Administrative Aspects of Investment-Based Social Security Reform / Edition 2

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Overview

Social security reform in the United States continues to be a pressing and contentious issue, with advocates touting some form of a centralized or a privatized system of personal accounts. In general, centralized systems offer low administrative costs, but are potentially subject to political mismanagement and appropriation. Privatized account systems, on the other hand, offer higher yields with more flexibility, but may prove too expensive and logistically daunting to implement. Uniting learned and outspoken proponents on both sides of the debate, this volume provides the first comprehensive analysis of the issues involved in administering a system of essentially private social security accounts. The contributors together come to startlingly similar conclusions, generally agreeing that a centralized system of accounts could deliver the benefits of privatization in a feasible and cost-efficient way by accessing administrative mechanisms already in existence. This is perhaps the most far-reaching synthesis yet envisioned of functional and implementable social security reform.
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Product Details

Meet the Author

John B. Shoven is the Charles Schwab Professor of Economics at Stanford University and a research associate of the National Bureau of Economic Research.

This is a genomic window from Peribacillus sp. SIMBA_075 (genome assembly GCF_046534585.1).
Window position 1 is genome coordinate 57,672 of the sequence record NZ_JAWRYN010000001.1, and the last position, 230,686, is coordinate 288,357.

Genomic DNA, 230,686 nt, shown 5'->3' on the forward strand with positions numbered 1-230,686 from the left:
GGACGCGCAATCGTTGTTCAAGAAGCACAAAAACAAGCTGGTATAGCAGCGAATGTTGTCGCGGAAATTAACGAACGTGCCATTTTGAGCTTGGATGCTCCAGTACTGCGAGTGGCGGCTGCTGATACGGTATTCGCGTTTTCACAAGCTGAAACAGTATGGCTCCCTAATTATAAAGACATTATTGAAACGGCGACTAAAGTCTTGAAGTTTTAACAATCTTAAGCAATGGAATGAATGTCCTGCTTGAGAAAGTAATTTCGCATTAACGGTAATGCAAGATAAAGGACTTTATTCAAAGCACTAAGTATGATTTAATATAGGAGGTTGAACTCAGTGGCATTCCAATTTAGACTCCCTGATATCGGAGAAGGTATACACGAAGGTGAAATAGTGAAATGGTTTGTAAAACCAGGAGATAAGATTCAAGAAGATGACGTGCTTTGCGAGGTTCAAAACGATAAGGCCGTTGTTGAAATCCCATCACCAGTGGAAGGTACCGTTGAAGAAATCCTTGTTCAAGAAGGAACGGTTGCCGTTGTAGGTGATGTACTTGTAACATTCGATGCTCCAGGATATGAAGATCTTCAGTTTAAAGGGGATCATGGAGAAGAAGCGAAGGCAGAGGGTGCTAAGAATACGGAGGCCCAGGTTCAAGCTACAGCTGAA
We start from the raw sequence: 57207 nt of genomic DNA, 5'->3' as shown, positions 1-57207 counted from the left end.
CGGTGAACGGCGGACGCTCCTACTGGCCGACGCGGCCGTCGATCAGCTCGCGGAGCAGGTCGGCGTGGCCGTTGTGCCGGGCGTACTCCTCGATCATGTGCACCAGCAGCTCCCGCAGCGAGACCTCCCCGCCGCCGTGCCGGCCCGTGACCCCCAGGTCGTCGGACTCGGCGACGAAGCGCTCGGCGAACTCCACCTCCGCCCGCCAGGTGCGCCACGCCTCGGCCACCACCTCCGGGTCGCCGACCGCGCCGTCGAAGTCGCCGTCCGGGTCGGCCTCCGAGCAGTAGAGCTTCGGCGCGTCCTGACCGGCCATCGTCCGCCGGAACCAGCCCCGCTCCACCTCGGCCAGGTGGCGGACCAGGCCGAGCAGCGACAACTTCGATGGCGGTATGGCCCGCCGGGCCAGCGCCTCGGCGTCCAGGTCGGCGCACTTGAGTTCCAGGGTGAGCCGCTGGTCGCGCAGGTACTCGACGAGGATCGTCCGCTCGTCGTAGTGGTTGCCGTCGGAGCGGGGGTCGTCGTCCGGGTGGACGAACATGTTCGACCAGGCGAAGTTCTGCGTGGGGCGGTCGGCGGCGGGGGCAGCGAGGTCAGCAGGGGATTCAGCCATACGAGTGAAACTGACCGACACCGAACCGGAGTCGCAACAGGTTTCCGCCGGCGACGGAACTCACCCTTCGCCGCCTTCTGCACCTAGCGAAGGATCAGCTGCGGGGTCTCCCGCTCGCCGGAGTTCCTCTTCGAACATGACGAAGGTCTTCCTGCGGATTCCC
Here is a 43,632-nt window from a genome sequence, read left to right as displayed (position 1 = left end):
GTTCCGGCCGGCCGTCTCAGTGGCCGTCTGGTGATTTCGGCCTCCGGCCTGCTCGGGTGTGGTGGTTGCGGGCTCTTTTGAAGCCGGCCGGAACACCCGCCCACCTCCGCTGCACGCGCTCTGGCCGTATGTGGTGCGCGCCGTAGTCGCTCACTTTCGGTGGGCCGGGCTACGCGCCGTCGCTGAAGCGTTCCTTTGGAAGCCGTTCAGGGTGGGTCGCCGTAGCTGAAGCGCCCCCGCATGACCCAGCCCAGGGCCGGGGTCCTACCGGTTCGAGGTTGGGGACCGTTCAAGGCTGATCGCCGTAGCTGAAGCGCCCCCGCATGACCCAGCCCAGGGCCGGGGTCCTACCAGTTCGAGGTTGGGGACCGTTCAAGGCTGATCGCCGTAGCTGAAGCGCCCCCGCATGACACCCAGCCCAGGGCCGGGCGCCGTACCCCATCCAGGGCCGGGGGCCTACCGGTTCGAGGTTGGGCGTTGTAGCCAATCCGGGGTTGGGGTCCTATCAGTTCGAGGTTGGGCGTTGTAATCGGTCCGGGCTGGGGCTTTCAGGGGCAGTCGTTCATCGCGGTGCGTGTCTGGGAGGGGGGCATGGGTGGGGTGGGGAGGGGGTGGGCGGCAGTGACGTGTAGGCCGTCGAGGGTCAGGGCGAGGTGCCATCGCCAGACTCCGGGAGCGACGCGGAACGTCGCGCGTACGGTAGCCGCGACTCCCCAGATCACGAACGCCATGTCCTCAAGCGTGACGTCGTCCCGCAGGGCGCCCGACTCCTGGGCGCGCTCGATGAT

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Table of Contents

Acknowledgments
Introduction 1
1 Reforming Social Security: A Practical and Workable System of Personal Retirement Accounts 9
Comment
2 Administering a Cost-Effective National Program of Personal Security Accounts 41
Comment
3 Mutual Funds and Institutional Investments: What Is the Most Efficient Way to Set Up Individual Accounts in a Social Security System? 77
Comment
4 Administrative Costs and Equilibrium Charges with Individual Accounts 137
Comment
5 The Costs of Annuitizing Retirement Payouts from Individual Accounts 173
Comment
6 Panel Session: Industry Perspectives 207
Contributors 227
Author Index 229
Subject Index 231
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Recipe

Social security reform in the United States continues to be a pressing and contentious issue, with advocates touting some form of a centralized or a privatized system of personal accounts. In general, centralized systems offer low administrative costs, but are potentially subject to political mismanagement and appropriation. Privatized account systems, on the other hand, offer higher yields with more flexibility, but may prove too expensive and logistically daunting to implement. Uniting learned and outspoken proponents on both sides of the debate, this volume provides the first comprehensive analysis of the issues involved in administering a system of essentially private social security accounts. The contributors together come to startlingly similar conclusions, generally agreeing that a centralized system of accounts could deliver the benefits of privatization in a feasible and cost-efficient way by accessing administrative mechanisms already in existence. This is perhaps the most far-reaching synthesis yet envisioned of functional and implementable social security reform.
Read More Show Less

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